Amanda Loving, Riley School second-grade teacher, has been selected as the USD 428 Teacher of the Year for the upcoming school year. She will now advance to the Kansas Teacher of the Year competition.
“Mrs. Loving will be a great representative for USD 428 at the state KTOY level,” said Riley School Principal JoAnn Blevins. “She has worked with elementary students from kindergarten through sixth grade as a special education teacher.
“Mrs. Loving has brought her diverse list of learning strategies and differentiation ideas to the second-grade classroom this year,” Blevins said.
“She is a natural teacher who instinctively knows how to reach each student in the classroom,” she said. “Mrs. Loving constantly seeks out new ideas and stretches herself to help students.
“She embodies all of the qualities that a KTOY teacher should have and all of those that all children should experience in their teachers. She is a role model for students and adults alike.”
Loving is a graduate of Emporia State University with a BSE degree in elementary and special education and a master’s degree in adaptive special education. In 2009 she was named Kansas Special Education Teacher of the Year.
Her career as a teacher started with a position with Barton County Special Services and she taught students with learning disabilities and emotional disorders (K-6) at Riley School for 14 years. She held that position until this year when she moved to a regular education class teaching second graders.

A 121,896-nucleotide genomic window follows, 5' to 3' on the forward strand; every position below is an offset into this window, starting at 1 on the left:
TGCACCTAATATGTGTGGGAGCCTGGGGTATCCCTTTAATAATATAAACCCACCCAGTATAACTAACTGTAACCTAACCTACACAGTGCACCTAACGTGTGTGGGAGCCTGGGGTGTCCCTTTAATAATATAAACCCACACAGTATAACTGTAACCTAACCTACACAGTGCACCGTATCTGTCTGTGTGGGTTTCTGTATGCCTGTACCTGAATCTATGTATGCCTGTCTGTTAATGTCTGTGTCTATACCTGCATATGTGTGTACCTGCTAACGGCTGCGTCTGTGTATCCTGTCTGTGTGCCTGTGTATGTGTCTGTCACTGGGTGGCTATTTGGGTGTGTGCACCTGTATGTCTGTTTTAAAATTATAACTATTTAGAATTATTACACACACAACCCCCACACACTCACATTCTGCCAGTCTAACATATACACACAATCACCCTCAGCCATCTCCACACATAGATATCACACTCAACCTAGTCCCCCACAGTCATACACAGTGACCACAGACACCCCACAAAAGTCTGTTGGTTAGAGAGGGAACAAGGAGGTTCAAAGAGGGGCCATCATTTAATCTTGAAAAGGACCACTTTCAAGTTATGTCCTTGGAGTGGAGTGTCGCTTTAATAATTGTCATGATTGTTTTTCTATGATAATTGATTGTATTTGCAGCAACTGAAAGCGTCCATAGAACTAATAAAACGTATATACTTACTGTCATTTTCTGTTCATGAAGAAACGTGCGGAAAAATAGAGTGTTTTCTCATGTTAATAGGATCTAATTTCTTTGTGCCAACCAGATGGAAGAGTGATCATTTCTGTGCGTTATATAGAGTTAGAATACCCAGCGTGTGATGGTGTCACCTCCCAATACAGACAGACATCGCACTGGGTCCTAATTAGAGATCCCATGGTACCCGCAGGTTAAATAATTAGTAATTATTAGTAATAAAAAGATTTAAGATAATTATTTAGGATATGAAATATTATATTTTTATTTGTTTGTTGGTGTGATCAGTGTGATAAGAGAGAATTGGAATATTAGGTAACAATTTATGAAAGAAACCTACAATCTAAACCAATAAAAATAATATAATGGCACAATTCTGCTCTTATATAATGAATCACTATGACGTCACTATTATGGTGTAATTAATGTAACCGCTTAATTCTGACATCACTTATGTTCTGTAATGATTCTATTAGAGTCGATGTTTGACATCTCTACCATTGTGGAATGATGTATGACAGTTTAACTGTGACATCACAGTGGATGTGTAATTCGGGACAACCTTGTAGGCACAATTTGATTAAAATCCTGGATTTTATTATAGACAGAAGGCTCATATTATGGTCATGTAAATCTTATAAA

“I believe all children can learn, regardless of ability, disability, language, race or socioeconomic status,” Loving said in her application.
“It is my professional duty to reach past the differences each child possesses, find each child’s strength and provide the opportunity to learn,” Loving said. “It is my goal that when a student leaves my room, I have helped build the confidence and belief that he or she has the ability to learn and will continue to make learning a lifelong endeavor.
“I love when a former student stops in to visit me, particularly those who are in high school or college,” she said. “I feel I have made a contribution and a difference in a life when a former student shares a memory with me about being in my class.
“Teaching has many rewards, but I feel the greatest reward is the ability to start a new day with students (and) a clean slate,” Loving said. “At the end of the day I can always find a fun moment no matter what kind of day the students or I have had. I hope the students are able to do the same.”